Recently I sat down for a virtual chat with Larissa Glasser and Iron Megiddo (Megan Lowe), the co-founders of the black/dark/thrash/occult metal band Hekseri. The Boston, MA-based unit plays in an aggressively stripped-down style that should appeal to fans of bands like Mayhem, Venom and Sodom. In addition to playing in Hekseri, Ms. Glasser is the librarian for Harvard University’s Arnold Arboretum and writes science fiction and horror. Megiddo currently resides in Bergen, Norway.
Alex S. Johnson: What were you doing before you met Megan?
Larissa Glasser: I was playing in a band and Meggido (Lowe) came in to work with us, and her playing style was much better aligned to the kind of metal I wanted to be playing, plus I could see she really knew her way around the fretboard so I realized, “I need to form a band with this person.” My own main influence is of course Venom.
AJ: I gather the kind of metal you wanted to be playing was less Iron Maiden and more down and dirty thrash?
LG: Actually my old band before Hekseri was more death metal, but it was losing me because the drummer was trying to tell me how and what to play on bass. When Meggido and I started Hekseri, at least I had some creative input. We both liked thrash and black metal. Our sound developed into Witching Metal over time.
Witching Metal is what Hekseri practices in response to the bullshit subjugation and scapegoating of women throughout history. Metal already thrives on rebellion, but we wanted to clearly define where we stand with our material–there are still issues of sexism and misogyny to be confronted in society and because the witch instills such fear and awe, especially today, I think it’s a powerful identity. We also mix our many literary and metallic influences into the Hekseri cauldron, so that is something else we offer. Keep in mind–the witch is also a healer. We certainly aren’t the only practitioners.
AJ: Could you tell me about your work as a writer of speculative fiction, and how that ties in with the music and lyrics of Hekseri?
AJ: You have a very gritty, old school black metal vocal style. What are some of your vocal influences?
Megiddo: In terms of influences, I definitely don’t consciously think about trying to sound like anyone in particular. I’ve noticed maybe that certain things sound like certain vocalists at times, but other than that I am sure it is all sub-or unconscious. I let my own convictions, feelings, impressions and dreams just possess me and whatever sounds come out, come out. In the context of Hekseri, I think that was still developing and with Witchblood my ability to “channel” has grown so much more. My favorite musician of all time must be Quorthon though, and I have perhaps been unconsciously affected by Proscriptor from Absu…
AJ: What do you love about Quorthon/Bathory?
Many things. I like the way he progressed throughout Bathory… not that he evolved for progression’s sake, but it was an authentic progression. First the visceral, more raw and primitive black thrash which eventually became black metal on Under the Sign of the Black Mark, then the so-called Viking metal which first began to arise with Blood Fire Death but really didn’t become full-fledged until Blood on Ice and Hammerheart, Twillight of the Gods. Quorthon was a musician who poured out what was in his soul, the most honest musician in heavy music that I can think of. Really, it just resonates with me, from the raw and primitive to the Viking metal that was more about him digging into his roots as a Scandinavian than about some cartoonish representation of vikings, which I think today’s Viking metal is about (which I do not listen to–the only Viking metal for me is Bathory). The musicians and groups which managed to get into the heart of what this is such as Mayhemic Truth/Morrigan (DE) and Stormheit (FI) that somehow have that Bathory “feel” and a bit of the sound though are authentic with their own vision, such as Stormheit’s very Finnish national romantic poetry as song lyrics on Chronicon Finlandae, this is closer to what Bathory was at the heart of the “Viking” era more so than things like Amon Amarth or whatever goes for “Viking” metal these days.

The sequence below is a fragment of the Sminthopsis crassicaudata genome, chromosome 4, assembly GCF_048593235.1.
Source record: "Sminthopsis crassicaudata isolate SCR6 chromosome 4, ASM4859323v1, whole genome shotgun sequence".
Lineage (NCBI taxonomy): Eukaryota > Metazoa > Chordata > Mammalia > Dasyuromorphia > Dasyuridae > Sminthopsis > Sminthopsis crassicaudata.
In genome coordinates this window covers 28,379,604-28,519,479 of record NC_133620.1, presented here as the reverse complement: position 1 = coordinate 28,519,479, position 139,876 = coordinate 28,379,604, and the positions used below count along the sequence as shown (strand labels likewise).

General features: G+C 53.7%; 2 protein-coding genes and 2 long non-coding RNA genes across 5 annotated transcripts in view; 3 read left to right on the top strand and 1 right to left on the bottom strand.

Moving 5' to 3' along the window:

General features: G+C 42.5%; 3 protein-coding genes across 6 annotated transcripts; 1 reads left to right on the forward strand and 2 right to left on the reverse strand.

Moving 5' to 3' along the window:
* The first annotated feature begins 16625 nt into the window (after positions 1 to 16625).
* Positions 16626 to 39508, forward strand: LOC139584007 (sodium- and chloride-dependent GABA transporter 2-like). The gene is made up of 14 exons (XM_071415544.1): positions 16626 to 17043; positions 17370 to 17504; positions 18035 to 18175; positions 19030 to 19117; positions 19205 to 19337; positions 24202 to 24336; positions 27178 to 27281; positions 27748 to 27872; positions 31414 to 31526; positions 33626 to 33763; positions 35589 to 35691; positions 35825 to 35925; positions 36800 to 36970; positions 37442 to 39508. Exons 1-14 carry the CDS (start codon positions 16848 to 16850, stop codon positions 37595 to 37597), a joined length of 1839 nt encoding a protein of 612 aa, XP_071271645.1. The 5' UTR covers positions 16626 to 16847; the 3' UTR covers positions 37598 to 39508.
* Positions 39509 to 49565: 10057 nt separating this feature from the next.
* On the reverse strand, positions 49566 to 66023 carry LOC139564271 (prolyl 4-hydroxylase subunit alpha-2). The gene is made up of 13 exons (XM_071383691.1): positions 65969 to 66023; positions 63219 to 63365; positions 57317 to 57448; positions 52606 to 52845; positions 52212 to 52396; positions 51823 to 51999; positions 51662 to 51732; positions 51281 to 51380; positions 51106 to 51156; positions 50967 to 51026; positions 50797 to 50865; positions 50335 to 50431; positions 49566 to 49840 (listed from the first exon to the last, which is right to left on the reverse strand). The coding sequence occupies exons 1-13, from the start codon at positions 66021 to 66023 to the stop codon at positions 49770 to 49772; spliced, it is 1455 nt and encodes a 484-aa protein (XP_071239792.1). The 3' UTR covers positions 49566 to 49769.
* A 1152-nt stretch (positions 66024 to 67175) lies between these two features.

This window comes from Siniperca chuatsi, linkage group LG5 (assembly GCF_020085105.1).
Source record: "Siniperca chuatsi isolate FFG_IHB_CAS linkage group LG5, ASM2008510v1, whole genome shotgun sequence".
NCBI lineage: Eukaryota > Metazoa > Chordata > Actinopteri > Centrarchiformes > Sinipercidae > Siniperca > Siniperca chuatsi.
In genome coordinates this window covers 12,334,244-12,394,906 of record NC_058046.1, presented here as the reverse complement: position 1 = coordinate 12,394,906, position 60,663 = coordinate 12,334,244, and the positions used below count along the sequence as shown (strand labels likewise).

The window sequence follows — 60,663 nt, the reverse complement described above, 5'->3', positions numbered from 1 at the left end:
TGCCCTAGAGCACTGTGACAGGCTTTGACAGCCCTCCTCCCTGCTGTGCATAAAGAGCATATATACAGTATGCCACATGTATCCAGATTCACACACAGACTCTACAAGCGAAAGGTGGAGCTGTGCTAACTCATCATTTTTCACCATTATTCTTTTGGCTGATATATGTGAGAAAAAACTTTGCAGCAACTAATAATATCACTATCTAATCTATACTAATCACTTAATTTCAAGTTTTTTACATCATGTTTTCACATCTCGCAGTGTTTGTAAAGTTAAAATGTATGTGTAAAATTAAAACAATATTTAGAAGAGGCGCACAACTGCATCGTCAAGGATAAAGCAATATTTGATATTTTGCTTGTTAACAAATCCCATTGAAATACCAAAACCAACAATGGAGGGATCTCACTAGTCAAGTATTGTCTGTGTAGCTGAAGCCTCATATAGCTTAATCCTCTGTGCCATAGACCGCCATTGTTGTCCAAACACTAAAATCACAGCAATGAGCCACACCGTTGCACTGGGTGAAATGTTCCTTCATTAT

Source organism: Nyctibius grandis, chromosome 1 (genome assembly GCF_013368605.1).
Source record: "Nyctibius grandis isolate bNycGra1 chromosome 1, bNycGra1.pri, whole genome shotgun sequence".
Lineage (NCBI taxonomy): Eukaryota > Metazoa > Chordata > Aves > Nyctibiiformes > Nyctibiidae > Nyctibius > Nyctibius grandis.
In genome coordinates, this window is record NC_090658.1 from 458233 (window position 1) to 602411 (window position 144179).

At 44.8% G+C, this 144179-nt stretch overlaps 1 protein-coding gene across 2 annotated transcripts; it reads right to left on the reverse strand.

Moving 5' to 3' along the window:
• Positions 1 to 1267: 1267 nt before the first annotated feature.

AJ: Let’s get down to Hekseri. how did the band come about? and what was the intent of the project?
M: The intent of the project was to play heavy metal. It took form as we went along
AJ: were there major bands that inspired the journey?
M: I remember the guitar that I had at the time, a Jackson Randy Rhoads soloist, I played a lot of Iron Maiden and a lot of riff based heavy metal with intricate solos. It wasn’t long after we started that the style of writing I had made it clear that we would be in a much more raw direction…also thanks to Larissa in part for inspiring that turn of direction and helping to influence my getting more into Venom and such things that are a lot less “refined.” I got more in touch with my Slayer side and we went with the faster the better, the more disgusting the better. But before we started up I was shooting for something more melodic. Speed and a dirty sound fit the attitude much better… I think we were and are angry people, ha ha. The world we live in is pretty ridiculous, or the modern society rather. When you just want to create and do something with your dreams and you have to work some soul numbing job and you see the idiocy that reigns.. when you are young, it pisses you off, just the way things are accepted to be. Perhaps it was an immature rage in my case in some ways, but it fueled the music and let’s face it, society is still fucked in countless ways.